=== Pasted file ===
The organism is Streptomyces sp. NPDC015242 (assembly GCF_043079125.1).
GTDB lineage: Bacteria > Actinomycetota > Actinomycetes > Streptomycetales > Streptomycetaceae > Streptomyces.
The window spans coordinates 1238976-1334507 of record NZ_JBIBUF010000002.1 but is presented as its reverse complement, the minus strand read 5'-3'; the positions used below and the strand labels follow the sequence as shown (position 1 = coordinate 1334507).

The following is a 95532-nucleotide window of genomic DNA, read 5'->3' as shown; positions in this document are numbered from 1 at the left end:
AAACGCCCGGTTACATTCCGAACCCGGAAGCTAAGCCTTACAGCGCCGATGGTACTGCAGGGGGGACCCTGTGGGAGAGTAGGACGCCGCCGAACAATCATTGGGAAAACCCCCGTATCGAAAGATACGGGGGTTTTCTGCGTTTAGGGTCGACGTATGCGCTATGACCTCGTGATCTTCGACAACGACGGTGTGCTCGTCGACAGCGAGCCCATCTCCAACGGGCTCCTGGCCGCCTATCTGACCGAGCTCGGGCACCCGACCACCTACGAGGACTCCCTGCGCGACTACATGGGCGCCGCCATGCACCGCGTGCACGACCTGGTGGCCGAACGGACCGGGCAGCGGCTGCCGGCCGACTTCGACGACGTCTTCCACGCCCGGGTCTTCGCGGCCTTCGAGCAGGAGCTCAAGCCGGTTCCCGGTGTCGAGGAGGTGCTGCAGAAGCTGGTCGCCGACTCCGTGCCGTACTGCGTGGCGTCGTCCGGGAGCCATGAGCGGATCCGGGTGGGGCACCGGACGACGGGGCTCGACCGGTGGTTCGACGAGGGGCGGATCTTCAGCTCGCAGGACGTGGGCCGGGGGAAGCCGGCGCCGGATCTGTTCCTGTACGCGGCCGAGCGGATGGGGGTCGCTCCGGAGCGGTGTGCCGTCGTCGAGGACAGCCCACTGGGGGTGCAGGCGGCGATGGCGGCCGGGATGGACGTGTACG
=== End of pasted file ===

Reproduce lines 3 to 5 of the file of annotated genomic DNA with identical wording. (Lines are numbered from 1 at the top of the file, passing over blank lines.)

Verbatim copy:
The window spans coordinates 1238976-1334507 of record NZ_JBIBUF010000002.1 but is presented as its reverse complement, the minus strand read 5'-3'; the positions used below and the strand labels follow the sequence as shown (position 1 = coordinate 1334507).

The following is a 95532-nucleotide window of genomic DNA, read 5'->3' as shown; positions in this document are numbered from 1 at the left end:
AAACGCCCGGTTACATTCCGAACCCGGAAGCTAAGCCTTACAGCGCCGATGGTACTGCAGGGGGGACCCTGTGGGAGAGTAGGACGCCGCCGAACAATCATTGGGAAAACCCCCGTATCGAAAGATACGGGGGTTTTCTGCGTTTAGGGTCGACGTATGCGCTATGACCTCGTGATCTTCGACAACGACGGTGTGCTCGTCGACAGCGAGCCCATCTCCAACGGGCTCCTGGCCGCCTATCTGACCGAGCTCGGGCACCCGACCACCTACGAGGACTCCCTGCGCGACTACATGGGCGCCGCCATGCACCGCGTGCACGACCTGGTGGCCGAACGGACCGGGCAGCGGCTGCCGGCCGACTTCGACGACGTCTTCCACGCCCGGGTCTTCGCGGCCTTCGAGCAGGAGCTCAAGCCGGTTCCCGGTGTCGAGGAGGTGCTGCAGAAGCTGGTCGCCGACTCCGTGCCGTACTGCGTGGCGTCGTCCGGGAGCCATGAGCGGATCCGGGTGGGGCACCGGACGACGGGGCTCGACCGGTGGTTCGACGAGGGGCGGATCTTCAGCTCGCAGGACGTGGGCCGGGGGAAGCCGGCGCCGGATCTGTTCCTGTACGCGGCCGAGCGGATGGGGGTCGCTCCGGAGCGGTGTGCCGTCGTCGAGGACAGCCCACTGGGGGTGCAGGCGGCGATGGCGGCCGGGATGGACGTGTACG